On Boxing Day, I was getting a little stir-crazy at my in-laws house in Mount Vernon New York, where we are spending most of Christmas Break. After a few frenzied days of presents, trips into New York City, and late night game-playing sessions, everyone was in the mood to crash, read books, and maybe watch some TV.
I was in the mood to play radio, hadn’t brought along any radio equipment. However, it occurred to me that I knew of at least one station within a short drive: the mothership, the radio station of the American Radio Relay League itself, W1AW. I did a quick check on google maps showed it less than 90 minutes away.
I gave ARRL a quick call to make sure that some staff would be there and then pointed the car at Connecticut. I drove though light flurries on the way up — the sort that did not even require windshield wipers, but also the sort that would shut down the government for a week if they were to occur in the DC area, where I usually live. The trip to Newington, CT was uneventful, and as I drove down Main Street, I stopped checking street address numbers when I started to see antenna towers through the tree branches. These are monstrously tall towers like you might find in the middle of the plains states or West Virginia, but more the sort you’d expect in the suburbs. What is remarkable is that each of the towers is chocked full of antennas, some of them really not very high above the lawn.
The W1AW station itself faces Main Street, and the picture was taken almost from the road. Behind the station, there is a parking lot, and behind that is the ARRL administrative office. I parked and headed into the office building, the front portion of which is a large reception area. One side is a display area for ARRL publications, tee-shirts, etc., but there is also a front desk. I signed into the log book at the front desk and was told that if I wanted, I could join a tour and/or operate W1AW.
The day after Christmas, many of the staff took the day off, so it was quiet at HQ, but a volunteer, Jim, took me around to see the place. We started in some offices related to member activities including the outgoing QSL bureau, VEC, and EMCOMM support. We peeked in at various offices related to creating the ARRL publications like QST and QEX: the editorium, the graphics department, and the labs in which product review testing takes place. The product testing room is essentially fully shielded and has a solid wall of test gear. Across from it, there is a more conventional lab with work benches, soldering irons, and typical test gear piled high. Walking through the halls, there were several display cases with all sorts of antique radio and electronic gear, documents related to technical and political milestones in radio, and some of the original Wouff Hong artifacts.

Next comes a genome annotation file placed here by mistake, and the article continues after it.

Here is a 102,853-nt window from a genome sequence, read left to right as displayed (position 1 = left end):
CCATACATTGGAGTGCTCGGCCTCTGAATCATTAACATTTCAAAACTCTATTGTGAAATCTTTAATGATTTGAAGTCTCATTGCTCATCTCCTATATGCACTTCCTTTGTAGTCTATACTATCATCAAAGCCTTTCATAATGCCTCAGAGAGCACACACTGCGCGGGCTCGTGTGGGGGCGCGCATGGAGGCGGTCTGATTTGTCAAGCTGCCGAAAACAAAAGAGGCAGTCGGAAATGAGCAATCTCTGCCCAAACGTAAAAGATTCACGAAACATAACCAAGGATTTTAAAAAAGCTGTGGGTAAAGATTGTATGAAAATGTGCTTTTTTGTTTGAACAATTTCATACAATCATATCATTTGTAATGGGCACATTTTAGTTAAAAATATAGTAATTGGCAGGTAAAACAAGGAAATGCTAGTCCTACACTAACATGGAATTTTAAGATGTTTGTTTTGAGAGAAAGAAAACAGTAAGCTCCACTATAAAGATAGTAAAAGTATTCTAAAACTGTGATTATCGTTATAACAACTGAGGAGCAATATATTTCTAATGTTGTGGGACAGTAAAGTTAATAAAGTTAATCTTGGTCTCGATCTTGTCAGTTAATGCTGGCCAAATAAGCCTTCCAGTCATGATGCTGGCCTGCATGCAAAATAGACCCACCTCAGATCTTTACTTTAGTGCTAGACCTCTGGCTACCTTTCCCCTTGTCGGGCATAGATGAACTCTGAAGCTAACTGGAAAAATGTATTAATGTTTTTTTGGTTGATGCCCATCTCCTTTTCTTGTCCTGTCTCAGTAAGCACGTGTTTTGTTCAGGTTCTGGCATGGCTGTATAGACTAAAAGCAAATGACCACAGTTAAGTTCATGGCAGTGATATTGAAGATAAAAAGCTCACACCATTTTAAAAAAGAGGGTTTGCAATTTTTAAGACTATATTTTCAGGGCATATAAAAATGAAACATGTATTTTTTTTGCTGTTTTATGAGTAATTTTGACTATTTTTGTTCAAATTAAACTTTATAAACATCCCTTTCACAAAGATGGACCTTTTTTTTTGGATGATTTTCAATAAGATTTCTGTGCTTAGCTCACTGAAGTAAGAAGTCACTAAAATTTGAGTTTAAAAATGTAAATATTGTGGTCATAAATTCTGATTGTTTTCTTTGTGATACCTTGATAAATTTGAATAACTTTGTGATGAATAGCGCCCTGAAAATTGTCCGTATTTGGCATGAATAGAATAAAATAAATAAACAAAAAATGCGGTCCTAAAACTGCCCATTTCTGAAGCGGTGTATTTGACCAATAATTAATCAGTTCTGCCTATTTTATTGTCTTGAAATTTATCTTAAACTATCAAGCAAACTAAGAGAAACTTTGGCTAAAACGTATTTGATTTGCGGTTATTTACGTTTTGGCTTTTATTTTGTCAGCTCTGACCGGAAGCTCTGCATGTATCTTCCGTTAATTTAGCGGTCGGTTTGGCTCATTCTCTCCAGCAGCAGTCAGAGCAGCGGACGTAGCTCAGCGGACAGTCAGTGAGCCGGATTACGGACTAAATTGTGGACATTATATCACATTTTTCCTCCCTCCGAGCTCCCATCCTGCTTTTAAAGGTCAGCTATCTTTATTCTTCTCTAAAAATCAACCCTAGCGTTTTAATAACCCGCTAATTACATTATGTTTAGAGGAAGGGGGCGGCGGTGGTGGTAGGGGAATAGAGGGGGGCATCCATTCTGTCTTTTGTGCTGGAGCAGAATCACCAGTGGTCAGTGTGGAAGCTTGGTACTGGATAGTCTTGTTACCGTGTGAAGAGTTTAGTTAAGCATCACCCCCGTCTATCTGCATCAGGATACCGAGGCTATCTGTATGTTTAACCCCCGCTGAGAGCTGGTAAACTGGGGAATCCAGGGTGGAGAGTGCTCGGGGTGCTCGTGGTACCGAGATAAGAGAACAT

After touring the admin building, we walked across the parking lot and spent some time in W1AW itself. In the foyer area, there is a rotary spark gap generator (not connected to an antenna), and the Old Man’s desk, with vintage gear. There are three modern operating rooms, each with two positions. In the first room, boom-mounted Heil mikes are attached to top-end contesting rigs — $15k+ radios with more knobs, buttons and glowy bits that I knew what to do with. The middle room was also set up for voice operation and perhaps digital, and the room nearest the front of the building had more middle range rigs and was set up for CW. There is also a computer console in the center of the station that controls the automated transmissions. Behind it, there is a wall of rack-mounted equipment including the patch bays that allow RF to be routed from any operation position to any antenna.
When I got back that evening, I took a moment to renew my license. I just took a look at QRZ, and it appears that the renewal has already been processed by the FCC. Looks like I won’t have to think about this again until 2024.